resist

1 of 2

verb

re·​sist ri-ˈzist How to pronounce resist (audio)
resisted; resisting; resists

intransitive verb

: to exert force in opposition

transitive verb

1
: to exert oneself so as to counteract or defeat
he resisted temptation
2
: to withstand the force or effect of
material that resists heat

resist

2 of 2

noun

often attributive
: something (such as a coating) that protects against a chemical, electrical, or physical action

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Choose the Right Synonym for resist

oppose, combat, resist, withstand mean to set oneself against someone or something.

oppose can apply to any conflict, from mere objection to bitter hostility or warfare.

opposed the plan

combat stresses the forceful or urgent countering of something.

combat disease

resist implies an overt recognition of a hostile or threatening force and a positive effort to counteract or repel it.

resisting temptation

withstand suggests a more passive resistance.

trying to withstand peer pressure

Example Sentences

Verb He was charged with resisting arrest. These windows can resist very high winds. The drug will help your body resist infection. She couldn't resist telling us what she'd heard. He was able to resist the urge to tell her his secret. It was hard resisting the temptation to open the box. The offer was hard to resist. I know I shouldn't have any more cake, but I can't resist. See More
Recent Examples on the Web
Verb
With a rating of IPX7, these have an impressive ability to resist water. Brittany Vanderbill, Better Homes & Gardens, 20 Sep. 2022 Kerby is a conservative, but also firmly in support of the library trustees and their efforts to resist the would-be book banners. Nick Watt, CNN, 5 Sep. 2022 Equally at home as a fast dinner or as a picnic side, this eminently scoopable pasta salad makes use of kale's ability to resist wilting. Christopher Michel, Country Living, 24 Aug. 2022 First, if longevity is related to the ability to resist damage from oxygen radicals, as many scientists believe, Ming would have been well protected. Steven N. Austad, The Atlantic, 12 Aug. 2022 Features like metal screens on attic vents can also improve a house's ability to resist in a wildfire. Irina Ivanova, CBS News, 26 July 2022 The chemicals are known for their ability to resist grease and keep it from migrating into your lap during your on-the-go lunch in the car. Laura Schulte, Milwaukee Journal Sentinel, 31 May 2022 The British prime minister has tried to put his government at the forefront of international efforts to bolster Ukraine’s ability to resist Russia’s aggression, and has built a personal rapport with Zelenskyy. Democrat-gazette Staff From Wire Reports, Arkansas Online, 28 May 2022 Defense analysts have long questioned Taiwan’s ability to resist a Chinese attack. Josh Chin, WSJ, 23 May 2022 See More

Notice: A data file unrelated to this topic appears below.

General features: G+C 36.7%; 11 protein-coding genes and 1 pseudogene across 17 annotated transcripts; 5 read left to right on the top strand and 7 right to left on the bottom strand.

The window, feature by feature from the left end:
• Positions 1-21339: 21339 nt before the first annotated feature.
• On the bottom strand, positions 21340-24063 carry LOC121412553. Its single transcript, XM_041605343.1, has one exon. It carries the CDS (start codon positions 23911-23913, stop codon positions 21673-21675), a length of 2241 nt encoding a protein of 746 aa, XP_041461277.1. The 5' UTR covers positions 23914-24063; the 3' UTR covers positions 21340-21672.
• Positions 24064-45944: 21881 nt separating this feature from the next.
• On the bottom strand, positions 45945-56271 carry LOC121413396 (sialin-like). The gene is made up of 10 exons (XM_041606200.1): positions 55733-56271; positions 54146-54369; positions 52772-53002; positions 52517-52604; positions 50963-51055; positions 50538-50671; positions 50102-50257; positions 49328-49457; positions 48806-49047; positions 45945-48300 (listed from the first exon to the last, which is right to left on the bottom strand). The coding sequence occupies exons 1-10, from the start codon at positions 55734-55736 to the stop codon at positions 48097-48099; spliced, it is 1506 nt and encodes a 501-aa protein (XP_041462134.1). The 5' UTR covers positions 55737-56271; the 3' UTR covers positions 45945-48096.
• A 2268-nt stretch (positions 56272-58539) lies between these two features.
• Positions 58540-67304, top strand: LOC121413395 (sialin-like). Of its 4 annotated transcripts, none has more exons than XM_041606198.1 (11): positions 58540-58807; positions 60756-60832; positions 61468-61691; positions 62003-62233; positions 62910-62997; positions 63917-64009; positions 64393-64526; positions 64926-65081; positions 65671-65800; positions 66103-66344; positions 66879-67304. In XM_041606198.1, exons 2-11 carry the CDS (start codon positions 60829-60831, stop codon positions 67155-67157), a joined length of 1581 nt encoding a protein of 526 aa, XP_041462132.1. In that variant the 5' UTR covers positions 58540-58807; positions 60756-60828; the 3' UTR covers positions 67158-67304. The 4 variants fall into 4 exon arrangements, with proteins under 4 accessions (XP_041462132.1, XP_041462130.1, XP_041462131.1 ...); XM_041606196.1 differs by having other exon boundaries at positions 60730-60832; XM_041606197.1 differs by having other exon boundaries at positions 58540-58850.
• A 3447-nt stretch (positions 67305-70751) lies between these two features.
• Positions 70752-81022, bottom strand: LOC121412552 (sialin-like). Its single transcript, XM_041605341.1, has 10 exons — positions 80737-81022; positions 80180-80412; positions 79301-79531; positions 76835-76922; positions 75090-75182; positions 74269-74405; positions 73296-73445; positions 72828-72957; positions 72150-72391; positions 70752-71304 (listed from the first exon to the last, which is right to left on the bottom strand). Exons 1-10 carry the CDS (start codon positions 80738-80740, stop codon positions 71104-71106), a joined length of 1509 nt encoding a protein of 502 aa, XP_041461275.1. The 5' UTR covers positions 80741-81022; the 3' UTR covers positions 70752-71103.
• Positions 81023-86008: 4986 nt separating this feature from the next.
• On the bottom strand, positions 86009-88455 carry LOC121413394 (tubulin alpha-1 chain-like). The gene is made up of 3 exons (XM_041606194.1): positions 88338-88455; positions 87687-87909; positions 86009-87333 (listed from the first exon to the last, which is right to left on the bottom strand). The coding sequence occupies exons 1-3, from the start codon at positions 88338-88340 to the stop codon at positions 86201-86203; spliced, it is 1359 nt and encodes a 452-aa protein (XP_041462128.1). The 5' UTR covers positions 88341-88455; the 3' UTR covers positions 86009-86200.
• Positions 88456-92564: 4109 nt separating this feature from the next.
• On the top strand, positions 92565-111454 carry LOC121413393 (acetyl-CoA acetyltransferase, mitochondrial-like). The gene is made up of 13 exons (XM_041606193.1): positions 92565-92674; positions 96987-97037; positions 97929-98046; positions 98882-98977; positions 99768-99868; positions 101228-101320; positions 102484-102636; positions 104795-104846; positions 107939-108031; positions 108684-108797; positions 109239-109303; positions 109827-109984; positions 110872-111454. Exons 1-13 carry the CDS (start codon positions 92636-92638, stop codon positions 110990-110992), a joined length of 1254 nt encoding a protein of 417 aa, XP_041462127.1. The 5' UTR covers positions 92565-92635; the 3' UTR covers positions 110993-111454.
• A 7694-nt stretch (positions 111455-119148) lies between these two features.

These example sentences are selected automatically from various online news sources to reflect current usage of the word 'resist.' Views expressed in the examples do not represent the opinion of Merriam-Webster or its editors. Send us feedback.

Word History

Etymology

Verb

Middle English, from Anglo-French or Latin; Anglo-French resister, from Latin resistere, from re- + sistere to take a stand; akin to Latin stare to stand — more at stand

First Known Use

Verb

15th century, in the meaning defined at transitive sense 1

Noun

1836, in the meaning defined above

Time Traveler
The first known use of resist was in the 15th century

Dictionary Entries Near resist

Cite this Entry

“Resist.” Merriam-Webster.com Dictionary, Merriam-Webster, https://www.merriam-webster.com/dictionary/resist. Accessed 4 Oct. 2022.

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Kids Definition

resist

verb

re·​sist ri-ˈzist How to pronounce resist (audio)
resisted; resisting
1
: to fight against : oppose
Students resisted the war.
2
: to avoid doing or having something
I can't resist bragging.
Who can resist chocolate?
3
: to withstand the force or effect of
These plants resist disease.

More from Merriam-Webster on resist

Last Updated: 26 Sep 2022

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